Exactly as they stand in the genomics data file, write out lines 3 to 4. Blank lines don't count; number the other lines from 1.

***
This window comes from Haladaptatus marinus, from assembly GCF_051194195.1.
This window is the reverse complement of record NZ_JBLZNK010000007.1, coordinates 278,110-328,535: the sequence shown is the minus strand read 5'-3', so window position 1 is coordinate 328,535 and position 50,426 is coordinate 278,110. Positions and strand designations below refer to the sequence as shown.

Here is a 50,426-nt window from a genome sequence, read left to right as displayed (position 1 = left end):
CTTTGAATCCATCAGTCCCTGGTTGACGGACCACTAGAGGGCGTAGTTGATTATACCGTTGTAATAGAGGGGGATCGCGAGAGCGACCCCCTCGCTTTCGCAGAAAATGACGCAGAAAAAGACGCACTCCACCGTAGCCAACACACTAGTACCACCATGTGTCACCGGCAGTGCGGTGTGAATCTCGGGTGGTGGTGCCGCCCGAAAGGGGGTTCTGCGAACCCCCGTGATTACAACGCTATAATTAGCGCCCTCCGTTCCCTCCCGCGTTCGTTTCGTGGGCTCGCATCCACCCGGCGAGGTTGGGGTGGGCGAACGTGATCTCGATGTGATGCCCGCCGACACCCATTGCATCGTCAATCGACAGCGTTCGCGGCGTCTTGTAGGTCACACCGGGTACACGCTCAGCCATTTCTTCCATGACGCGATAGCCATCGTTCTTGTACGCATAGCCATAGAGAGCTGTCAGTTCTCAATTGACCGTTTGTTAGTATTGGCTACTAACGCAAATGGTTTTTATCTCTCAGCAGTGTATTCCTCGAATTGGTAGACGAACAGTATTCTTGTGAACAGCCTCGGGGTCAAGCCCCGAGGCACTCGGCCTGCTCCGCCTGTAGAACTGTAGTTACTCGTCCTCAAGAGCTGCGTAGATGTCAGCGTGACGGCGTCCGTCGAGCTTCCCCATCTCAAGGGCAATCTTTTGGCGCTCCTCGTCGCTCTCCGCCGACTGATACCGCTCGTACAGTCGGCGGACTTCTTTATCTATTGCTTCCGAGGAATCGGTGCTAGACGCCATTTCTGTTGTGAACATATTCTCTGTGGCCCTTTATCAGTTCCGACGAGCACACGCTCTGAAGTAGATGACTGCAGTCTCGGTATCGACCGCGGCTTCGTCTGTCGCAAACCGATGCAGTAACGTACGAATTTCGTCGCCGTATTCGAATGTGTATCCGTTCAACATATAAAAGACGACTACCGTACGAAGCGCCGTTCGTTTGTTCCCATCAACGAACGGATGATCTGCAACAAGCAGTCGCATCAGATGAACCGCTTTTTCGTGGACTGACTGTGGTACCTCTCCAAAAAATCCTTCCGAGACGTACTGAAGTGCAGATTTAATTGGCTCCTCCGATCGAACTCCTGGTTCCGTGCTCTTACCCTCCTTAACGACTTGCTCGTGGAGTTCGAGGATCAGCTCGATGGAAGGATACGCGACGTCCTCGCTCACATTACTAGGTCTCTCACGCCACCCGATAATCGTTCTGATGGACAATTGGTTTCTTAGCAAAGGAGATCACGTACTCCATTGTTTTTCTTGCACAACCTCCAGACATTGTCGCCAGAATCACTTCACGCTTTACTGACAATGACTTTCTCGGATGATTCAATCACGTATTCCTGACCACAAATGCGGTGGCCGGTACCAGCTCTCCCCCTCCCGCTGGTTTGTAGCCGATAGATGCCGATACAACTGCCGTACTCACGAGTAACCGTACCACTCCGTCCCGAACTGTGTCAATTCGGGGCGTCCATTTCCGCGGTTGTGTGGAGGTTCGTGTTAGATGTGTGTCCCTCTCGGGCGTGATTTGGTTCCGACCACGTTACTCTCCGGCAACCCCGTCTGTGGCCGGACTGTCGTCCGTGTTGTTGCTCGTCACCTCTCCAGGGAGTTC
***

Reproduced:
Here is a 50,426-nt window from a genome sequence, read left to right as displayed (position 1 = left end):
CTTTGAATCCATCAGTCCCTGGTTGACGGACCACTAGAGGGCGTAGTTGATTATACCGTTGTAATAGAGGGGGATCGCGAGAGCGACCCCCTCGCTTTCGCAGAAAATGACGCAGAAAAAGACGCACTCCACCGTAGCCAACACACTAGTACCACCATGTGTCACCGGCAGTGCGGTGTGAATCTCGGGTGGTGGTGCCGCCCGAAAGGGGGTTCTGCGAACCCCCGTGATTACAACGCTATAATTAGCGCCCTCCGTTCCCTCCCGCGTTCGTTTCGTGGGCTCGCATCCACCCGGCGAGGTTGGGGTGGGCGAACGTGATCTCGATGTGATGCCCGCCGACACCCATTGCATCGTCAATCGACAGCGTTCGCGGCGTCTTGTAGGTCACACCGGGTACACGCTCAGCCATTTCTTCCATGACGCGATAGCCATCGTTCTTGTACGCATAGCCATAGAGAGCTGTCAGTTCTCAATTGACCGTTTGTTAGTATTGGCTACTAACGCAAATGGTTTTTATCTCTCAGCAGTGTATTCCTCGAATTGGTAGACGAACAGTATTCTTGTGAACAGCCTCGGGGTCAAGCCCCGAGGCACTCGGCCTGCTCCGCCTGTAGAACTGTAGTTACTCGTCCTCAAGAGCTGCGTAGATGTCAGCGTGACGGCGTCCGTCGAGCTTCCCCATCTCAAGGGCAATCTTTTGGCGCTCCTCGTCGCTCTCCGCCGACTGATACCGCTCGTACAGTCGGCGGACTTCTTTATCTATTGCTTCCGAGGAATCGGTGCTAGACGCCATTTCTGTTGTGAACATATTCTCTGTGGCCCTTTATCAGTTCCGACGAGCACACGCTCTGAAGTAGATGACTGCAGTCTCGGTATCGACCGCGGCTTCGTCTGTCGCAAACCGATGCAGTAACGTACGAATTTCGTCGCCGTATTCGAATGTGTATCCGTTCAACATATAAAAGACGACTACCGTACGAAGCGCCGTTCGTTTGTTCCCATCAACGAACGGATGATCTGCAACAAGCAGTCGCATCAGATGAACCGCTTTTTCGTGGACTGACTGTGGTACCTCTCCAAAAAATCCTTCCGAGACGTACTGAAGTGCAGATTTAATTGGCTCCTCCGATCGAACTCCTGGTTCCGTGCTCTTACCCTCCTTAACGACTTGCTCGTGGAGTTCGAGGATCAGCTCGATGGAAGGATACGCGACGTCCTCGCTCACATTACTAGGTCTCTCACGCCACCCGATAATCGTTCTGATGGACAATTGGTTTCTTAGCAAAGGAGATCACGTACTCCATTGTTTTTCTTGCACAACCTCCAGACATTGTCGCCAGAATCACTTCACGCTTTACTGACAATGACTTTCTCGGATGATTCAATCACGTATTCCTGACCACAAATGCGGTGGCCGGTACCAGCTCTCCCCCTCCCGCTGGTTTGTAGCCGATAGATGCCGATACAACTGCCGTACTCACGAGTAACCGTACCACTCCGTCCCGAACTGTGTCAATTCGGGGCGTCCATTTCCGCGGTTGTGTGGAGGTTCGTGTTAGATGTGTGTCCCTCTCGGGCGTGATTTGGTTCCGACCACGTTACTCTCCGGCAACCCCGTCTGTGGCCGGACTGTCGTCCGTGTTGTTGCTCGTCACCTCTCCAGGGAGTTC